This is a guest post by Colin Bovet, the Head of Marketing at Enplug, a digital signage company that helps organizations improve their marketing and culture through better communications.
Your company has spent millions of dollars and countless hours perfecting your brand or launching a rebrand: that ephemeral mix of logos, fonts, and taglines that defines the way you appear to the market. Marketing and management are (finally!) on board and ready for launch. Before you fire up the engines, though, you should be sure your employees are fully aligned behind your new vision.
This is a good time to focus on your internal branding: a “continuous process in place by which you ensure your employees understand the “who” and “why” behind your business proposition” (Businessweek). Internal branding rarely gets the attention of external branding, yet it plays a crucial role in business success.
Internal branding can help you translate the elements of your brand into physical employee behaviors. If done correctly, it creates a virtuous cycle: Attract employees who love your brand, and those employees will communicate that brand to your partners and customers, thereby strengthening the brand and attracting even better employees. Southwest Airlines is a great example of this cycle: LUV attracts LUV, and everyone benefits.
We interviewed Matt Hoffman, VP of People at DigitalOcean, on how DigitalOcean aligns and motivates employees. His overarching theme was that they effectively align their company values – simplicity, transparency, and love – with their product values.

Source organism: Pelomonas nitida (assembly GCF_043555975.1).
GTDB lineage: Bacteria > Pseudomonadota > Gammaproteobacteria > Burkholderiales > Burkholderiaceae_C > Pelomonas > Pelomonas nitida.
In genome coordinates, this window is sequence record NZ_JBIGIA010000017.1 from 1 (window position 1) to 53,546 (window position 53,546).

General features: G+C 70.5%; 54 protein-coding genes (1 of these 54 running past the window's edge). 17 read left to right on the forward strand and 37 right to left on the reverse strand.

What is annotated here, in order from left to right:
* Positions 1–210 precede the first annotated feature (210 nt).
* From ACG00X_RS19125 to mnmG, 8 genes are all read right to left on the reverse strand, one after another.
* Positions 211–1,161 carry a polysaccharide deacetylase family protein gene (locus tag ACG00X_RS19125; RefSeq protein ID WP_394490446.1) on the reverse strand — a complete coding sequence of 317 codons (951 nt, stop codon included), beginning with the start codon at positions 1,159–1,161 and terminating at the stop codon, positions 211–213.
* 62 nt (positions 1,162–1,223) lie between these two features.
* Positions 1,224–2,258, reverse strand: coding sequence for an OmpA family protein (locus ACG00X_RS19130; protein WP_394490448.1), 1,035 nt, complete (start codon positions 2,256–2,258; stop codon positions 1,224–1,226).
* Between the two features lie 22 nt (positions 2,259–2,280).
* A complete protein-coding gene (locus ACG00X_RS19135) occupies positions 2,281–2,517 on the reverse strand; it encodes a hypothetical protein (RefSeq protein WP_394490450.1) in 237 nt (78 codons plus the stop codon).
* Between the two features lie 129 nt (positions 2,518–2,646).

Below are five effective internal branding tactics, with notes to help you get started:
- Internal Communications: Having a clear and consistent strategy for conveying your brand values to employees is the top challenge in internal branding (Canadian Marketing Association Study). Your internal communications should create a two-way dialogue between managers and employees. The most widely used channels are email, intranet, social media, office posters and displays, and internal messaging (MarketingProfs).
- Training Support: When Starbucks shut down all 7,100 locations in 2008 to train, align, and motivate employees, it was so widely discussed that it’s still cited in articles like this. Having a formal training process that matches your brand should begin at onboarding. A great example of this is Valve’s Employee Handbook, which instils brand values in employees in a beautiful, on-brand document.
- Leadership Practices: Company leadership has a crucial role to play in role-modeling your internal brand, yet only 22% of employees feel that “management walks the talk with respect to brand values” (Canadian Marketing Association Study). Yvon Chouinard, the founder of Patagonia, is a strong example of a leader who shapes his company, products, and team around strong brand values. To learn more, read his entertaining book called “Let my People go Surfing.”
- Reward & Recognition Programs: Recognize employees who act in accordance with your brand standards. Zappos built their brand on helpful customer service, and much of their culture is built around helping each other. Employees can award small bonuses or “zollars” to other employees who have gone above and beyond to help out.
- Recruitment Practices: Every component of your company’s operations should reflect your internal brand. Say your potential candidates spend hours interviewing and preparing material, and your HR team doesn’t spend five minutes to let them know they’ve hired a different candidate. If your company brand and values include valuing people, you’ve just failed to do so. That candidate might end up posting a negative public review on Glassdoor, harming your brand.
Riot Games incorporates transparency and feedback into internal branding.
Today, less than half of employees believe in their company’s brand, and fewer still have the tools to deliver on that brand promise (Forbes). At the same time, larger companies are allocating more resources to improving their internal brands. Perhaps your organization should follow suit – before it’s too late.